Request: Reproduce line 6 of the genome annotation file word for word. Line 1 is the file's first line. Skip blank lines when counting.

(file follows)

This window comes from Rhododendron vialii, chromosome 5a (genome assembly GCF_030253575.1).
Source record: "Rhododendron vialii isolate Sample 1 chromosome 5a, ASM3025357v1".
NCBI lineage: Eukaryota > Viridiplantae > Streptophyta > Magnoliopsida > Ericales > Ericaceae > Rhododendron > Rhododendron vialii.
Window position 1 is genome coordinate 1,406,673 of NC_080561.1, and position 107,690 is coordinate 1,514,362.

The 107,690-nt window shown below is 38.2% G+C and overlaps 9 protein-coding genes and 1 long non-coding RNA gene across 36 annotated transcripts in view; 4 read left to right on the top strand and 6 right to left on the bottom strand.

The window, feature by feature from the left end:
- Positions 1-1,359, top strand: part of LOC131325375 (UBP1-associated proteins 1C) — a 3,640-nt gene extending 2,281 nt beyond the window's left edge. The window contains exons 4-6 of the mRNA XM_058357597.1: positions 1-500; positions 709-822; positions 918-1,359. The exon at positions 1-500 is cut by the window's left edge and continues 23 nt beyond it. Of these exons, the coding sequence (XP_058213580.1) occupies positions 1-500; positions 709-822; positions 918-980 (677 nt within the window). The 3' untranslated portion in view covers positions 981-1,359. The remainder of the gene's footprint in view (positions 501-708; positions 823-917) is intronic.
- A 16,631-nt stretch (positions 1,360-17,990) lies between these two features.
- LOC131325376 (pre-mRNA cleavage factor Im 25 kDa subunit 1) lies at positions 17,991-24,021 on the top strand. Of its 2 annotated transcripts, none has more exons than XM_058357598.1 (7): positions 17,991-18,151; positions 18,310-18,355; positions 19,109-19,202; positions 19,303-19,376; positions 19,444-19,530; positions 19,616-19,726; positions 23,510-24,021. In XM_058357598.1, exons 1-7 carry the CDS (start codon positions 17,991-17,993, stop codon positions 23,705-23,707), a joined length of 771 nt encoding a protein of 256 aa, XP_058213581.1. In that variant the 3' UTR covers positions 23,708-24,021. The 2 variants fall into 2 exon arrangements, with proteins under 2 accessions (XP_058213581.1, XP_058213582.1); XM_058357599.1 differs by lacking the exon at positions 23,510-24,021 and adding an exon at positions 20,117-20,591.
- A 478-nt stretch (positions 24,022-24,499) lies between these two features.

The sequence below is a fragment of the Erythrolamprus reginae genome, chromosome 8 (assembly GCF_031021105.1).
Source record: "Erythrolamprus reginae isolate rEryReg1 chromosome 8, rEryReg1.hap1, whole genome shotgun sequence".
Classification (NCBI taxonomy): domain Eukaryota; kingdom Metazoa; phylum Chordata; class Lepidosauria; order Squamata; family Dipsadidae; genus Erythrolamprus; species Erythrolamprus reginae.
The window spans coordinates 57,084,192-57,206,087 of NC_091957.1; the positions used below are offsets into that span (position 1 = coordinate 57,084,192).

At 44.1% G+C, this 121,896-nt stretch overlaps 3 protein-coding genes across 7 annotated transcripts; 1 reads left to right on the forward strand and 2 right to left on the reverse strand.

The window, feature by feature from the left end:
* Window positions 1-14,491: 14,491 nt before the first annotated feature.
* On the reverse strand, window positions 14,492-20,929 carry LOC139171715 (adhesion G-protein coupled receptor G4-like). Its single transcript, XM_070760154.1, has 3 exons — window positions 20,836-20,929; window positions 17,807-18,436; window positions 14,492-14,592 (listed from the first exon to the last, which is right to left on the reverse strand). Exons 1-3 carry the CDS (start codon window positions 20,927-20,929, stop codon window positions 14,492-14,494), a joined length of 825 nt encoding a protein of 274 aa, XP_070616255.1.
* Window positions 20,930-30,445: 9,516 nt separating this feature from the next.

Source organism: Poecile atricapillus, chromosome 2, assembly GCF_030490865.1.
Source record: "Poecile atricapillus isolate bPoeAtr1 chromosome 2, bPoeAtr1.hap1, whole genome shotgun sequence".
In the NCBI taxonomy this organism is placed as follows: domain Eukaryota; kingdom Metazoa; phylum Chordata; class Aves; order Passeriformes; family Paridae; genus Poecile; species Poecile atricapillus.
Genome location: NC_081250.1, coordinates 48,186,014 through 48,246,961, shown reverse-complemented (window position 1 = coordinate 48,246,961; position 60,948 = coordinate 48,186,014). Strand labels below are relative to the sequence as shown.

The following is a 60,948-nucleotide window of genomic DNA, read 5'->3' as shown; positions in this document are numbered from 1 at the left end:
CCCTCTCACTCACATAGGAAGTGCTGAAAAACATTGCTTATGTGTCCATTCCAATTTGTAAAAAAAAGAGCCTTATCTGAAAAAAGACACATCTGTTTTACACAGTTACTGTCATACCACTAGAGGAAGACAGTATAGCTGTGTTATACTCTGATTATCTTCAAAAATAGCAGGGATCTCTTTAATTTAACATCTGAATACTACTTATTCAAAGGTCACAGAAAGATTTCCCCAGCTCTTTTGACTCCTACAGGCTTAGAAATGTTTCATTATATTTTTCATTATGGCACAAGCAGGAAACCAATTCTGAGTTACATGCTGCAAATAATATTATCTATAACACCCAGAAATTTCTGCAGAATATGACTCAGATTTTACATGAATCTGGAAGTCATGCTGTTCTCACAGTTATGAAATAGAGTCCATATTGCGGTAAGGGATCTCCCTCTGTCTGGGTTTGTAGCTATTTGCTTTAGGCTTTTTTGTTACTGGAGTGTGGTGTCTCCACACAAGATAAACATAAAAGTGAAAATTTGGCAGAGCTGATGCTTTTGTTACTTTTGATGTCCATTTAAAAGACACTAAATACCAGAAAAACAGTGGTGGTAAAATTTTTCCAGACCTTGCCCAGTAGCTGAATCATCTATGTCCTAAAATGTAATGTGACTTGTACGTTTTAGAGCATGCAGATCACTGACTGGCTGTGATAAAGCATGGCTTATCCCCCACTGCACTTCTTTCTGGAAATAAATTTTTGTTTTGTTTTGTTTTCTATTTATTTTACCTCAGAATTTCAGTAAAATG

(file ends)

The window, feature by feature from the left end: